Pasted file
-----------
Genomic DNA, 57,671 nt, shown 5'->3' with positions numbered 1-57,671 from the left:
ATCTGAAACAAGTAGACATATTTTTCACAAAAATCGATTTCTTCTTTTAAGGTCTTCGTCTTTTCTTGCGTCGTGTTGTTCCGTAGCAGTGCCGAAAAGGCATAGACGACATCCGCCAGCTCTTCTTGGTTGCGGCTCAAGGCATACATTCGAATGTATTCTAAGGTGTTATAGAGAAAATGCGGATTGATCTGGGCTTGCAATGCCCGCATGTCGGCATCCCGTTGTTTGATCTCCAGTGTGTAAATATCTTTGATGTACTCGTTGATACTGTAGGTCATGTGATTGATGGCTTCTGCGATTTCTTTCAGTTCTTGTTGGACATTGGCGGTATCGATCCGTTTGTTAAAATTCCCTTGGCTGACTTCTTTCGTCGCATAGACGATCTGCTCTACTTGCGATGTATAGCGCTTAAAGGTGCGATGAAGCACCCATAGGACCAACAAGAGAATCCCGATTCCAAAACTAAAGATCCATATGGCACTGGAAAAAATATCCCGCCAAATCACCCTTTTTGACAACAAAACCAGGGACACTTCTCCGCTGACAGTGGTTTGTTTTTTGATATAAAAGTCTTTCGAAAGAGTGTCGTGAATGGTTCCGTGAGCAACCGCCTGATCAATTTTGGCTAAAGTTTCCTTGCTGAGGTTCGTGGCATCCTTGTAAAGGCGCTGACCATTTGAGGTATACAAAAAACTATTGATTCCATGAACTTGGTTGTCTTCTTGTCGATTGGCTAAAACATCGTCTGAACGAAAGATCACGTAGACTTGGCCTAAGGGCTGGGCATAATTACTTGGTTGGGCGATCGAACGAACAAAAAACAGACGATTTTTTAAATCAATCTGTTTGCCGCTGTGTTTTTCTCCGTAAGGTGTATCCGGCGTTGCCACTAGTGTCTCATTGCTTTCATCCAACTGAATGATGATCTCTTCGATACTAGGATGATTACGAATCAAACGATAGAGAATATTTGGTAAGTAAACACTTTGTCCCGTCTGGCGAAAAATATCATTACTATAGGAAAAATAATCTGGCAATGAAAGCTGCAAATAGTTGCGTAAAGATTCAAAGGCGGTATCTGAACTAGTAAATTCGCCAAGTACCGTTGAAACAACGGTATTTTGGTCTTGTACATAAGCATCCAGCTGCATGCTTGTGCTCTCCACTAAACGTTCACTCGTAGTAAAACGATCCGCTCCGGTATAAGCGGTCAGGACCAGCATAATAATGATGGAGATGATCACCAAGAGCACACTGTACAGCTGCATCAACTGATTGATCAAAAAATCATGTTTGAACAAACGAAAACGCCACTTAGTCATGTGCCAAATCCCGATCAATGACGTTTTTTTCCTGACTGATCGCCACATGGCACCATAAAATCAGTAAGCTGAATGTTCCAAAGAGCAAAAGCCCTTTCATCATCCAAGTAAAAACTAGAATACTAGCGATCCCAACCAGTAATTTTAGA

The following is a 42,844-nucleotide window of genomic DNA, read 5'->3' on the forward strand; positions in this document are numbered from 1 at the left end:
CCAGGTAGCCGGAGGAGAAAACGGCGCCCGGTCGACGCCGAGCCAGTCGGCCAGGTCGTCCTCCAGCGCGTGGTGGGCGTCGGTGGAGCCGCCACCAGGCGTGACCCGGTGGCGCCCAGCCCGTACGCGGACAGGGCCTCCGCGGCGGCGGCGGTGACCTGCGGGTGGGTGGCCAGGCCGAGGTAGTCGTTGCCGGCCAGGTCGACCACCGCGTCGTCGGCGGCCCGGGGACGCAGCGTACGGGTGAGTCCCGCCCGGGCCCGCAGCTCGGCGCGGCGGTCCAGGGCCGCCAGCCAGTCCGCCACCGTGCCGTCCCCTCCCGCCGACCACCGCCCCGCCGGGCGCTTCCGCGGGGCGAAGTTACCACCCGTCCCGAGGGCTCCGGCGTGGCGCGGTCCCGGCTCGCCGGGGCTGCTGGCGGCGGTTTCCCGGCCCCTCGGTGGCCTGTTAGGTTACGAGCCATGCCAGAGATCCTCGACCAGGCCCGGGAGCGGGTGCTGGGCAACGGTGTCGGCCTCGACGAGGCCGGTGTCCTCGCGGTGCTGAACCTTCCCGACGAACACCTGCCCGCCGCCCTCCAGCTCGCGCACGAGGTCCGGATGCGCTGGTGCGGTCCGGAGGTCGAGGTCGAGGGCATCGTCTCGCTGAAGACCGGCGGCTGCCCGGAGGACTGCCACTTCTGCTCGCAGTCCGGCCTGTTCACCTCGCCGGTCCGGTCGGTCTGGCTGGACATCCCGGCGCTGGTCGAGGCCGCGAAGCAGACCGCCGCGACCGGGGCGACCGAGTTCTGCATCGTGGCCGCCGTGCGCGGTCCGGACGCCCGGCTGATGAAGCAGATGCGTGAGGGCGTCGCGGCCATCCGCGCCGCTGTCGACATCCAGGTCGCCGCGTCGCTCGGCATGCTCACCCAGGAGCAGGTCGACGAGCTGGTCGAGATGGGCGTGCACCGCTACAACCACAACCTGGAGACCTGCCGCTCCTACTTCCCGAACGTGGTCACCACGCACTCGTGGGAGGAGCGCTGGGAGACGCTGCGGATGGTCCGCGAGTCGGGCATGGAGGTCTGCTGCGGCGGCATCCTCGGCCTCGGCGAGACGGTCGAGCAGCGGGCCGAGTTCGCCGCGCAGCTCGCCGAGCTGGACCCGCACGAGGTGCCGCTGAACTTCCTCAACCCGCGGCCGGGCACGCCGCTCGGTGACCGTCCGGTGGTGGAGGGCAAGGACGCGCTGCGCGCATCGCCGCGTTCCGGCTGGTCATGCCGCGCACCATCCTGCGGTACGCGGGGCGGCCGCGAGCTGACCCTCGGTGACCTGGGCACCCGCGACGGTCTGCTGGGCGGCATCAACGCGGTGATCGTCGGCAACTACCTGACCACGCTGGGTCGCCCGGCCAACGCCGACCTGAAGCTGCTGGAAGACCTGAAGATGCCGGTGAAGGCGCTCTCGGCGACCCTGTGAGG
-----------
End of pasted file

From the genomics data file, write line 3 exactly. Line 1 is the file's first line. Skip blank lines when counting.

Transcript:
The following is a 42,844-nucleotide window of genomic DNA, read 5'->3' on the forward strand; positions in this document are numbered from 1 at the left end: